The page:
Just because you have a gene, doesn’t mean it’s actually active. They can sit there dormant for your entire life, or pop up later in life as well.
Interestingly, telomeres can suppress genes that are close to it. As telomeres shorten however, gene can begin to express themselves.
Such seems to be the case with facioscapulohumeral muscular dystrophy (FSHD).
The Scientist reports:
“DUX4, a gene responsible for the genetic disease facioscapulohumeral muscular dystrophy (FSHD), is normally silenced because it sits next to a telomere—a protective DNA sequence that caps the ends of chromosomes, according to a study published today (May 5) in Nature Structural and Molecular Biology. But as telomeres shorten, as they do with age, DUX4 expression climbs, which may explain the late onset of FSHD.”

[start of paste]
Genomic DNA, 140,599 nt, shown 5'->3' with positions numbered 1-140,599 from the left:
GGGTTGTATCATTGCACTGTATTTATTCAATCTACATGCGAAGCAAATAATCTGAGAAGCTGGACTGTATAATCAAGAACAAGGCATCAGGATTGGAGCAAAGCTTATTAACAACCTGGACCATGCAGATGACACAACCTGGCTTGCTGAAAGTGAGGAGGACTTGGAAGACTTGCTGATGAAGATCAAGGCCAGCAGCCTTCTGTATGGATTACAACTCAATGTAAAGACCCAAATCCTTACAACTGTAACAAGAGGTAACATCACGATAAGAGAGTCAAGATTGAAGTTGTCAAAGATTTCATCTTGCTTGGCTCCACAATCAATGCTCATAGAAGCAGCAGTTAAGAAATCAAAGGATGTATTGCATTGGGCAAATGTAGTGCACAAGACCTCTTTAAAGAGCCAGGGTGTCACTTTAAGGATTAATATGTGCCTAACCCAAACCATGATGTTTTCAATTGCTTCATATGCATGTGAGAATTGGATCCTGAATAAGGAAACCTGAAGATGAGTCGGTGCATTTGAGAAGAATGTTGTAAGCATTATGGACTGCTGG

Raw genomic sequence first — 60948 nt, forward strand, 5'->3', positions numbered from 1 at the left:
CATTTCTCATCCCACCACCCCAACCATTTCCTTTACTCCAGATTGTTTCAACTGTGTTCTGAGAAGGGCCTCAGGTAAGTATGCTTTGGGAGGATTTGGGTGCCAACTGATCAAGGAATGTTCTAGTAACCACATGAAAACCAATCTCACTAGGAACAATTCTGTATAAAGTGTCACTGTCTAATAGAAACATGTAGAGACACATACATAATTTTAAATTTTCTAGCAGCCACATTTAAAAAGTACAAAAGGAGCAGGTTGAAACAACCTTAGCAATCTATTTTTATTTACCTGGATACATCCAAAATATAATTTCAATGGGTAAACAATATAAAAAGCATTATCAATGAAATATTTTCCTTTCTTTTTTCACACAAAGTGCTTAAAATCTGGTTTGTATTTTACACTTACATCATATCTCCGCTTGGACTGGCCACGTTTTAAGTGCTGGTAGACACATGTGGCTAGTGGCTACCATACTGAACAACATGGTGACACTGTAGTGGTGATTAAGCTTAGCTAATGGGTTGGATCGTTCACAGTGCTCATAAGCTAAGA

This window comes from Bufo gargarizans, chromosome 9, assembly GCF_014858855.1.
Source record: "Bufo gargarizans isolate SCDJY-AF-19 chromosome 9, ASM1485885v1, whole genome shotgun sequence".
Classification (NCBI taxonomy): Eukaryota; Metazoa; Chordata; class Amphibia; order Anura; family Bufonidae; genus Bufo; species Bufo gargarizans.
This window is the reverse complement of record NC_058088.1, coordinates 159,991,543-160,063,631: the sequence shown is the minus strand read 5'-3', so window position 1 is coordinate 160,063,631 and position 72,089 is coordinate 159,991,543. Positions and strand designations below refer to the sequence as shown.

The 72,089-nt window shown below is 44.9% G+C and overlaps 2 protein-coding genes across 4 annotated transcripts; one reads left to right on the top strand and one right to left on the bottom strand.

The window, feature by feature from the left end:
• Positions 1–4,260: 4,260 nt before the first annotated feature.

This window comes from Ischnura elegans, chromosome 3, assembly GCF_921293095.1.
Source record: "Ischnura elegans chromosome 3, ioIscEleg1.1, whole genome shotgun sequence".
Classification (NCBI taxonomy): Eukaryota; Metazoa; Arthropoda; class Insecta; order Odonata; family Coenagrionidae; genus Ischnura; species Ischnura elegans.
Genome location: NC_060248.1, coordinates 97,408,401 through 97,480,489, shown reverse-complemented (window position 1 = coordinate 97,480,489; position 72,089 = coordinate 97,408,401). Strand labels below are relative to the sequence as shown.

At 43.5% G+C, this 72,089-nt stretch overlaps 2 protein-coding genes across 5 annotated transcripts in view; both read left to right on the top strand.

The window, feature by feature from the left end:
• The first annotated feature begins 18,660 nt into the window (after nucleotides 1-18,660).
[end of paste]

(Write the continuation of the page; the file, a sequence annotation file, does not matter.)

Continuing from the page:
This is quite interesting, as this may be one of the reasons that telomere length seems to have such a profound effect on age.
Guido Stadler at the University of Texas Southwestern Medical Center in Dallas, co-author of the study was quite surprised at this result, going as far as to say,
“This was completely unexpected,” “We think that DUX4 and FRG2 are the tip of an iceberg,” “This represents a very significant general advance in our understanding of how telomere shortening may affect human biology.”